What a NY Times Column Gets Wrong About Israeli Settlements

Ma'ale Adumim settlement

Construction continued on the Ma'ale Adumim settlement in 2010 despite an official Israeli "freeze".

An opinion piece written last week by Dani Dayan, a leader of an association of Israeli settlers, has sparked controversy over whether – as Dayan claims – Israeli settlers have a moral right to live in Occupied Palestinian Territories (OPT).  What has been missing so far from the discussion is the human rights perspective on the issue that Amnesty International considers most important.

Dayan insists in his column that Israel’s Settlers Are Here to Stay” and argues that instead of trying to find a two-state solution, American diplomats should accept the status quo and “maintain the current reality on the ground.”

His argument, however, leaves out one significant fact — the establishment of settlements in the OPT violates international humanitarian law and also constitutes a serious violation of the prohibition on discrimination. The presence of settlements has led to mass violations of human rights of the local Palestinian population including, but not limited to, policies involving access to water, restrictions on movement, land confiscation and home demolitions. SEE THE REST OF THIS POST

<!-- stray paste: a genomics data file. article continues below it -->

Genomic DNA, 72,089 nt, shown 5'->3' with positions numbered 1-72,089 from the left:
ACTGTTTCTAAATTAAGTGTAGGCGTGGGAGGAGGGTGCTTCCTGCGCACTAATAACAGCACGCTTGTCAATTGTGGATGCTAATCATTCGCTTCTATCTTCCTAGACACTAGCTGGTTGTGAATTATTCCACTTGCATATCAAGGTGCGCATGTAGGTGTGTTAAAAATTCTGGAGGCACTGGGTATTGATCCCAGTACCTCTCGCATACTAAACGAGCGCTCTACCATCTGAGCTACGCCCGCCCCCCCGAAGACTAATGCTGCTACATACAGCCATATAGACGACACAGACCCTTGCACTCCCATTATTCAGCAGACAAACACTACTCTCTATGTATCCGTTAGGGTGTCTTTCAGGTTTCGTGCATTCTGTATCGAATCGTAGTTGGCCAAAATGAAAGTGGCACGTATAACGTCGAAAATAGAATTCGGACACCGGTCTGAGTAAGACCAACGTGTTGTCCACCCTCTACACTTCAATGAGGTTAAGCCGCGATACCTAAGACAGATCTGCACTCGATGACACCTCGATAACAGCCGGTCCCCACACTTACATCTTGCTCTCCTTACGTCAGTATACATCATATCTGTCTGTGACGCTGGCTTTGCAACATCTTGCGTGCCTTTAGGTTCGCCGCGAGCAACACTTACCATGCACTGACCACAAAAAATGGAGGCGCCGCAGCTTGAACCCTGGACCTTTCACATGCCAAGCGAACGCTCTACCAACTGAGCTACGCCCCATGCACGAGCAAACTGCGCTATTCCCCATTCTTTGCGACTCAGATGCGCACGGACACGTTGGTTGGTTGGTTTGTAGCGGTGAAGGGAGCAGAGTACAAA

Troubled Waters: Palestinians Denied Fair Access to Water

Israel is denying Palestinians their right to access to adequate water by using discriminatory and restrictive policies.

Donatella Rovera, senior researcher on Israel and the Occupied Palestinian Territories said,

“Israel allows the Palestinians access to only a fraction of the shared water resources, which lie mostly in the occupied West Bank, while the unlawful Israeli settlements there receive virtually unlimited supplies. In Gaza the Israeli blockade has made an already dire situation worse.”

The report, “Troubled Waters: Palestinians Denied Fair Access to Water,” says Israel uses more than 80 per cent of the water from the Mountain Aquifer, the main source of underground water in Israel and the OPT, while restricting Palestinian access to 20 per cent.  Israel takes all the water from the Jordan River,  the Palestinians get none.

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